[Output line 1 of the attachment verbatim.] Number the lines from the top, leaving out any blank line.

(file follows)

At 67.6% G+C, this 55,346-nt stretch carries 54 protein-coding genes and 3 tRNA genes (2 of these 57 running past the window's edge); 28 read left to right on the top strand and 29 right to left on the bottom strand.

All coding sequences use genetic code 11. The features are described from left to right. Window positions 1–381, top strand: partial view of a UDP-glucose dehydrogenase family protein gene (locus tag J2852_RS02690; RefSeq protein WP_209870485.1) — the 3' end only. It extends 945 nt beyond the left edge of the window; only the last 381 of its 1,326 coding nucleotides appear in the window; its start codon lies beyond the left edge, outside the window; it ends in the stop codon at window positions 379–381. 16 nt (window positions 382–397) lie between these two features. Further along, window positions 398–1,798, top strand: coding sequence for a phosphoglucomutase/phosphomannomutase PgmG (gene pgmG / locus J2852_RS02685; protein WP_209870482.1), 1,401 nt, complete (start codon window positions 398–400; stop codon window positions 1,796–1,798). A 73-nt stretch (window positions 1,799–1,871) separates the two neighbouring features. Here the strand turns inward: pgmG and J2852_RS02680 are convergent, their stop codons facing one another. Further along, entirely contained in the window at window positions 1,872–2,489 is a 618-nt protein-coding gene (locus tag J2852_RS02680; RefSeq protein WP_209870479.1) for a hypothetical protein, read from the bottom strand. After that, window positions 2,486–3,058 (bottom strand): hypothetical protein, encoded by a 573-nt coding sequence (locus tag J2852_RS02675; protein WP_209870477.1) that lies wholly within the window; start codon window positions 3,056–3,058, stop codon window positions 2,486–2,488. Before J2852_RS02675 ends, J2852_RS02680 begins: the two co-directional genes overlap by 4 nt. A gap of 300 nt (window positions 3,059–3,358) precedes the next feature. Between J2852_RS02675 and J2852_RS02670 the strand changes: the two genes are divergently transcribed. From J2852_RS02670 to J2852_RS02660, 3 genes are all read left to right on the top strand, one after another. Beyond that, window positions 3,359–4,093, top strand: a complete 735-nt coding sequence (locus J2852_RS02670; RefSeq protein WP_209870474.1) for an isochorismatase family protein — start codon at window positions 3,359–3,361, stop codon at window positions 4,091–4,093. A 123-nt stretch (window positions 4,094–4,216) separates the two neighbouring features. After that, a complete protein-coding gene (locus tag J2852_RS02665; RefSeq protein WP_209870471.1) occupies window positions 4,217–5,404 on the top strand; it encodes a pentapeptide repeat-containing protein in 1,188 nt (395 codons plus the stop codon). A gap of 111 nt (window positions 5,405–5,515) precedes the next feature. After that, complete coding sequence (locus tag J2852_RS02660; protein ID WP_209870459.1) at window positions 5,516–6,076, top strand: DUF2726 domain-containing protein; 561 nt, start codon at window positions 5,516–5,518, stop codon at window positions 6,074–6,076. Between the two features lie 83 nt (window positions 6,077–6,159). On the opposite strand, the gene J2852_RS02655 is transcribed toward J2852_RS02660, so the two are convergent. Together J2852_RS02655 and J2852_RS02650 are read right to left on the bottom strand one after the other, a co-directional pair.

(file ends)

At 67.6% G+C, this 55,346-nt stretch carries 54 protein-coding genes and 3 tRNA genes (2 of these 57 running past the window's edge); 28 read left to right on the top strand and 29 right to left on the bottom strand.